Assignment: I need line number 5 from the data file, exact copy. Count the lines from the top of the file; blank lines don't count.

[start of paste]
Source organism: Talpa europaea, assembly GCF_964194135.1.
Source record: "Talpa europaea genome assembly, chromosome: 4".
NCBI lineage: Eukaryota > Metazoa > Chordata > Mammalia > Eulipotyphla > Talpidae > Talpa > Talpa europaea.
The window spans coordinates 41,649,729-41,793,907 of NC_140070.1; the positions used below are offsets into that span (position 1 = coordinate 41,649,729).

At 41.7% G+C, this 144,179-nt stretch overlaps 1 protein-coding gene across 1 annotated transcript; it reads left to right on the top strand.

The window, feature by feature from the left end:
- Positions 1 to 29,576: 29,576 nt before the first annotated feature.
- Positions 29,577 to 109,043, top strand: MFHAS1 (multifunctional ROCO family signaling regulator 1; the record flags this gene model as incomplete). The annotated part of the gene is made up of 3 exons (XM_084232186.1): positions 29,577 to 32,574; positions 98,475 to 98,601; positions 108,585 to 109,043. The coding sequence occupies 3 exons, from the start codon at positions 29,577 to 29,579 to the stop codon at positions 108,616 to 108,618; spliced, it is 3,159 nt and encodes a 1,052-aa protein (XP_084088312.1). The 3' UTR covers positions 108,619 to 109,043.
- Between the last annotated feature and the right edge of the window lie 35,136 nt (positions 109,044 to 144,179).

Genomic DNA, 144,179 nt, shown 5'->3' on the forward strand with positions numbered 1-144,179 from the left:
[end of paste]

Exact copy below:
At 41.7% G+C, this 144,179-nt stretch overlaps 1 protein-coding gene across 1 annotated transcript; it reads left to right on the top strand.